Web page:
Job boards. People either hate them or love them. But there is one thing we can all agree on – you can’t ignore them.
Why Job Boards?
Job boards serve two important purposes.
1. They get job seekers in front of the right recruiters and hiring managers, helping job hunters cast a much wider net, gaining exposure with people outside an individual’s immediate sphere.
2. Job boards provide valuable input on the hiring needs and skills/experience requisites of companies in a variety of industries. This can help a job seeker determine which companies are hiring and if his/her skills are up to par with the competition. By knowing who is hiring, a job seeker can contact people he/she already knows who either work inside these companies or can introduce him/her to someone who does. These people can provide greater insight into the job and the hiring process and perhaps act as an insider’s helping hand.
How Job Boards Can Help Job Seekers Find Employement
The major complaint job seekers have about job boards is the lack of follow-up by companies and recruiters. Encourage those who visit your job board to follow these instructions so their chances are better at getting that resume into the right hands.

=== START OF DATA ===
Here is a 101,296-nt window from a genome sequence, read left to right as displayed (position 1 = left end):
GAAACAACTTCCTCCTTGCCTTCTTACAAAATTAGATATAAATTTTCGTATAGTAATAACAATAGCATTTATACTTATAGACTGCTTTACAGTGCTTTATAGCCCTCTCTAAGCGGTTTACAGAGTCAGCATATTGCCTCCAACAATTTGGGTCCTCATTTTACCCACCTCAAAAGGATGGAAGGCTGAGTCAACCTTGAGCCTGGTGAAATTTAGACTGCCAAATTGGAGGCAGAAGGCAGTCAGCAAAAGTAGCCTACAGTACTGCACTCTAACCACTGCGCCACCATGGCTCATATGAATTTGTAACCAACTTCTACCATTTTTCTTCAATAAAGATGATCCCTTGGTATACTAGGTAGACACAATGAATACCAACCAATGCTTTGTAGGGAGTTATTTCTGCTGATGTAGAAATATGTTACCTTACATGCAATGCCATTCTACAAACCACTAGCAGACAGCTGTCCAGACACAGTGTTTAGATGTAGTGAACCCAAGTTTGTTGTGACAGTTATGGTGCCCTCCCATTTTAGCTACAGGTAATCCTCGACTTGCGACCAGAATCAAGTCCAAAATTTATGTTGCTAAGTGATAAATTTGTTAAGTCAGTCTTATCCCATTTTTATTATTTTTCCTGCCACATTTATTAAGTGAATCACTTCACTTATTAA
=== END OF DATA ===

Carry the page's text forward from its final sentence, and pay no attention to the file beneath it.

1. Be Quick: Send out job listings to subscribers quickly. Every job posting gets about 250 resumes. The earlier a job seeker can act on a posting, the better his/her chances are of being selected for an interview. To help your visitors be successful, send out job alerts as soon as a job posting is made.
Oftentimes older postings are “cold” postings – ones that were not removed even though either the job has been filled or the search has been terminated. Follow up with these older postings so you can find out if they should be removed – and you can offer your visitors the freshest opportunities.
2. Encourage Customization: For job seekers, the benefits of customizing their resume are well worth the time. Encourage your job board visitors to customize their resume and their profile (if your board offers user profiles) to target a particular position. Remind them that this doesn’t mean filling a resume with random keywords that don’t adequately describe the job seeker. Instead, a job hunter should highlight the skills the employer is looking for along with the keywords included in the posting – as long as they fit with the job seeker’s experience and background.
3. Send Out a “Refresh” Reminder: Since resume listings are often cataloged based on when they were uploaded, refreshing it periodically will bring a resume back up to the top. Give your job board visitors a helping hand and send out email reminders when resumes haven’t been updated or refreshed in, say, six months.
These are just a few pointers to keep in mind when designing your job board – and when creating follow-up or alert processes. How else do you ensure that the power of your job board is released?
Mary Rosenbaum is a Personal Branding Strategist and Career Management Coach who writes about jobs and career acceleration topics.